Most entrepreneurs spend a lot of personal and professional capital for a shot at meeting with well-connected power brokers in corner offices. But in Detroit, a large and growing group of savvy, business-minded folk place their eyes on a different prize. Here, business owners belong to a tight-knit community of 670,000 stretching 139 square miles. Although they welcome support, funding, and collaboration from like-minded partners, their focus is on their community. Aaron Foley — journalist and author of How to Live in Detroit Without Being a Jackass — says the predominantly Black city in Southeast Michigan interconnects in a way other places aren’t. Meaning, Detroit has an exceptionally supportive environment for entrepreneurs. However, Foley notes that people cannot go in with a “gold rush” attitude that they do in other communities.
“In other places, a lot of entrepreneurs come and offer up something that isn’t really necessary in that market,” Foley says. “Here in Detroit, people let you know really quickly if it’s needed or not.”
That feedback served as the foundation for Detroit’s resurgence, which focused on community. A funding source known as the New Economy Initiative shifted priorities after the city’s bankruptcy, CNN reported in 2018. Shortly after, the initiative’s budget devoted more grants to non-tech and neighborhood businesses. Overall, programs like this have helped more than 5,000 neighborhood-based businesses gain technical support.
While downtown and midtown help define the entrepreneurial environment in Detroit, other areas of the city also drive the show. Foley says areas such as the Avenue of Fashion between McNichols and Seven Mile roads serve as prime real estate for art galleries, coffee shops, restaurants, and clothing stores. Immigrants from El Salvador, Mexico, and Venezuela brought taquerias and shops to Southwest Detroit, especially along Michigan Avenue. East of downtown, the West Village neighborhood offers a mix of residential areas, bars, gyms, small boutiques, and even a James Beard Award-winning pie shop.
Recent years have seen a burgeoning social entrepreneurship scene. The Build Institute, a resource hub for businesses, champions ventures that fit that mold and hosted a “Social Entrepreneur Day” to strengthen awareness of such ideas. Informally, Detroiters who are passionate about social entrepreneurship connect and mingle on social media. And at Wayne State University, the school of social work markets classes and a conference for people who want to delve deeper into how these types of businesses operate.
This environment is a long time in the making. The Great Migration drove a booming personal care industry with barbershops and beauty salons. For entertainment, the Black business district known as Paradise Valley brought musicians like Dinah Washington, Ella Fitzgerald, Cab Calloway, and others. A highway was eventually built and cut through the district, ceasing its existence. Another district, an immigrant area known as Poletown, was also lost when General Motors seized the surrounding land through eminent domain.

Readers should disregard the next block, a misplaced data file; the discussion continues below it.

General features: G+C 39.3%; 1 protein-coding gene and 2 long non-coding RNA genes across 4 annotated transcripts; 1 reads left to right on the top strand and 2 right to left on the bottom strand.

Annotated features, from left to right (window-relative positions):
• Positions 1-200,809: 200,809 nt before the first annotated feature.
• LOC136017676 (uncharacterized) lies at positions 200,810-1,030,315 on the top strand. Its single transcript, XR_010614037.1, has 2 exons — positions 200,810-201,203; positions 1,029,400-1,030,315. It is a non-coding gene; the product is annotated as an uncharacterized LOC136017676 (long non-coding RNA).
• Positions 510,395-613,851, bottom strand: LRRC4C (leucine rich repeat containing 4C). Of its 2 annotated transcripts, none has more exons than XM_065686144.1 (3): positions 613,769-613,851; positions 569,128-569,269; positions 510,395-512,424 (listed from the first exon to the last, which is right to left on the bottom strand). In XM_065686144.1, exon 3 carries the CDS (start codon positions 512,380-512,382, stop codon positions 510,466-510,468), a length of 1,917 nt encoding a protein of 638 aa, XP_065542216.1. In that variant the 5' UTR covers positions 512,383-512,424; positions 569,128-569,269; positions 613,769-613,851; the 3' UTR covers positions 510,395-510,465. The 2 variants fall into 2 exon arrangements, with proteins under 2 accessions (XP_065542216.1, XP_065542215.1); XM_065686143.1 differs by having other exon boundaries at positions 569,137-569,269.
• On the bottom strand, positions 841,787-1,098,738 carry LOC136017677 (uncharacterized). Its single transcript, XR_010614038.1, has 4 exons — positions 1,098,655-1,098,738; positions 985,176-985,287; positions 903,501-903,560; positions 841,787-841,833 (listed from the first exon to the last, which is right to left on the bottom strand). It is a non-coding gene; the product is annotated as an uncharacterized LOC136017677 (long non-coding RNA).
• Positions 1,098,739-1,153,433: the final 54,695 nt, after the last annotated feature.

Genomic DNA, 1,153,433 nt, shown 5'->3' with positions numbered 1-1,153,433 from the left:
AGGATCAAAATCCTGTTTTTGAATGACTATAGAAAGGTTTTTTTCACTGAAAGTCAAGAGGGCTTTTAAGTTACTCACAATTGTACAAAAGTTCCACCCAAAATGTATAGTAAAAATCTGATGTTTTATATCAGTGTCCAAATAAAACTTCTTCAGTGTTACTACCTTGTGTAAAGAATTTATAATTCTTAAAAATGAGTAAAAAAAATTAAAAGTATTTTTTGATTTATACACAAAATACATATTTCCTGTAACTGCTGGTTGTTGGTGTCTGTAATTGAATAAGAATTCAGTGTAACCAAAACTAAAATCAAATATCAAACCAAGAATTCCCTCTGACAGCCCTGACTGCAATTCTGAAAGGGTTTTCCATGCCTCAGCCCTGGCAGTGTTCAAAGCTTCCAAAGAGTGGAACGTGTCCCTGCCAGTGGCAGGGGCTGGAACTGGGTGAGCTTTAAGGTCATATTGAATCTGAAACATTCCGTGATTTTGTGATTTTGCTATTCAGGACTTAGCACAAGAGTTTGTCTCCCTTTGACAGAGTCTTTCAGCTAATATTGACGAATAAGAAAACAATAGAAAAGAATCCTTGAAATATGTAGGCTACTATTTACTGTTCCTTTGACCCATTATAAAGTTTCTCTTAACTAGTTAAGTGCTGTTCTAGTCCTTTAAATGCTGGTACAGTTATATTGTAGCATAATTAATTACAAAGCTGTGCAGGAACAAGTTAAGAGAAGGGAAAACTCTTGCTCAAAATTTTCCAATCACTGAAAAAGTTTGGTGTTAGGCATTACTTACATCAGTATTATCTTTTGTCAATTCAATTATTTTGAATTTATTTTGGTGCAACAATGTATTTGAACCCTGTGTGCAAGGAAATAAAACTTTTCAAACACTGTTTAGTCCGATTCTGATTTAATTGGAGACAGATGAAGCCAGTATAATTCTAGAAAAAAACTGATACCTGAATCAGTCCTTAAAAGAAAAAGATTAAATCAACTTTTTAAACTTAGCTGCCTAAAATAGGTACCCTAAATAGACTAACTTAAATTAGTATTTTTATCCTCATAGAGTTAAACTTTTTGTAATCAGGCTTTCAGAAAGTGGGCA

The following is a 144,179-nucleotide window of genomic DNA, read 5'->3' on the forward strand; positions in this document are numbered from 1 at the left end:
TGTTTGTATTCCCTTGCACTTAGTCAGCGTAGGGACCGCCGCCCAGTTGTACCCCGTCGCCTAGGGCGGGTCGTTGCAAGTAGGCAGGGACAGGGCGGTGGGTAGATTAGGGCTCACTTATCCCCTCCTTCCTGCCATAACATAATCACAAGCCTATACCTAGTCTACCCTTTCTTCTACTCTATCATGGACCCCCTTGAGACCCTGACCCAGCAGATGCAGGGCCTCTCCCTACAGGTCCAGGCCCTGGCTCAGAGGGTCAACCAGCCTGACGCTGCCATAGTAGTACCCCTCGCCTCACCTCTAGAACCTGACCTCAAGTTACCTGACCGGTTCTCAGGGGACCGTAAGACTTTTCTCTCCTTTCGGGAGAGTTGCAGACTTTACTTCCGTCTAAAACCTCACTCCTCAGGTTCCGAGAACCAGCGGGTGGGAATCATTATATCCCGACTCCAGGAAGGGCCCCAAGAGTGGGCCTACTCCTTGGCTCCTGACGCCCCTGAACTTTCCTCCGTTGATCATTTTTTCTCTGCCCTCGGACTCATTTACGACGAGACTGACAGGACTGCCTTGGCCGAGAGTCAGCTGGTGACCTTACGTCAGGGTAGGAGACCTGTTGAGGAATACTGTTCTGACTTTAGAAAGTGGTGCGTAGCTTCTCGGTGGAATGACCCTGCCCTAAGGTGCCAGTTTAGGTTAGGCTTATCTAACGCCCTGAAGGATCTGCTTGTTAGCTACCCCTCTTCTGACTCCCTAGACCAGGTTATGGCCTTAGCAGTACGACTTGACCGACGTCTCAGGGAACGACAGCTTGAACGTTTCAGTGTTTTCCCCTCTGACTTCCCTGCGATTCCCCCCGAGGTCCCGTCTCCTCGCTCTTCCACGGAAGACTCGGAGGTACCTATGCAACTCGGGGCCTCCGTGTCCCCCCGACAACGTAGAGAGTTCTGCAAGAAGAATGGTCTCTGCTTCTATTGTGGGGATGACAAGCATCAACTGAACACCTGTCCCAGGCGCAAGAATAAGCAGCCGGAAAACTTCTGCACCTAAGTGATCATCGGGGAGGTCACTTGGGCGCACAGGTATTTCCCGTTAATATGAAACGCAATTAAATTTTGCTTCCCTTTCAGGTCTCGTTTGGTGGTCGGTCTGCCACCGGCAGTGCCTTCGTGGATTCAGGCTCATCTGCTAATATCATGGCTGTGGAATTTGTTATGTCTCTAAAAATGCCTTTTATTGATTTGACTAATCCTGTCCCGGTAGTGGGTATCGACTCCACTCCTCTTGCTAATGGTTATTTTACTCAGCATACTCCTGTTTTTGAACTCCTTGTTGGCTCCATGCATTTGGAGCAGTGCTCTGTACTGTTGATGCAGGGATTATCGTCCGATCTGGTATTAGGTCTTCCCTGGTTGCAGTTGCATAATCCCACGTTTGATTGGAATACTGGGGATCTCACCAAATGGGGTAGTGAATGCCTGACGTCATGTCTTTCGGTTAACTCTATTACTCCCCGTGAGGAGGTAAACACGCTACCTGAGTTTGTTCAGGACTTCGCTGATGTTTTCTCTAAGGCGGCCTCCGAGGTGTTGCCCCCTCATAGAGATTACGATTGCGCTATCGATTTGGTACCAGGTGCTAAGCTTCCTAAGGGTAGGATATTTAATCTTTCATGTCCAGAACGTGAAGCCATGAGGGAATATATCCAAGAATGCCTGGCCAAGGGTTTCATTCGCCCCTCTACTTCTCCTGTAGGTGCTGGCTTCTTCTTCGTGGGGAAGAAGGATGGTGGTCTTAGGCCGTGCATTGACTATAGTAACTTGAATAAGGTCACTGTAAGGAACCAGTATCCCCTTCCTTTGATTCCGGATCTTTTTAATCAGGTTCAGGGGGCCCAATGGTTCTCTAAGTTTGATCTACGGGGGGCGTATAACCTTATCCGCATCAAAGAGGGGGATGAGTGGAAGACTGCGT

Of course, the automotive industry in the early 1900s also spurred adjacent industries like tie rods for wheels, alternators, and other parts that make up a car, Foley says. It even impacted the food scene, which lives on with diners known as Coney Islands. “If you were working at a car factory and you only had five bucks, you’d go to one of these immigrant-owned diners and get a full meal for 10 cents or 20 cents,” says Foley. “It eventually became a big part of Detroit’s food cuisine.”
Looking ahead to Detroit’s future, Foley noted that Ford recently purchased land on the border of the Southwest area of the city, presenting a potential threat for gentrification.
“As the city starts to recover and as more people are interested in living in the city versus living in a more expensive place, like New York or Austin or something like that, will they end up displacing a lot of these businesses when they come?” Foley says. “That’s kind of the phase we’re in now.”
Still, residents have worked to rejuvenate the city’s economy through new businesses and startups. The barriers to entry — real estate costs or loan approvals — are more manageable in Detroit than in large coastal cities. Just a few businesses we highlight include a jewelry shop aiming to reduce poverty, fresh produce pop-ups, and graduation gifts.
During National Black Business Month, learn more about 12 enterprises in Detroit. These businesses carry on the tradition of innovation that’s lived on in Detroit for centuries.
Featured image courtesy of Wikimedia Commons.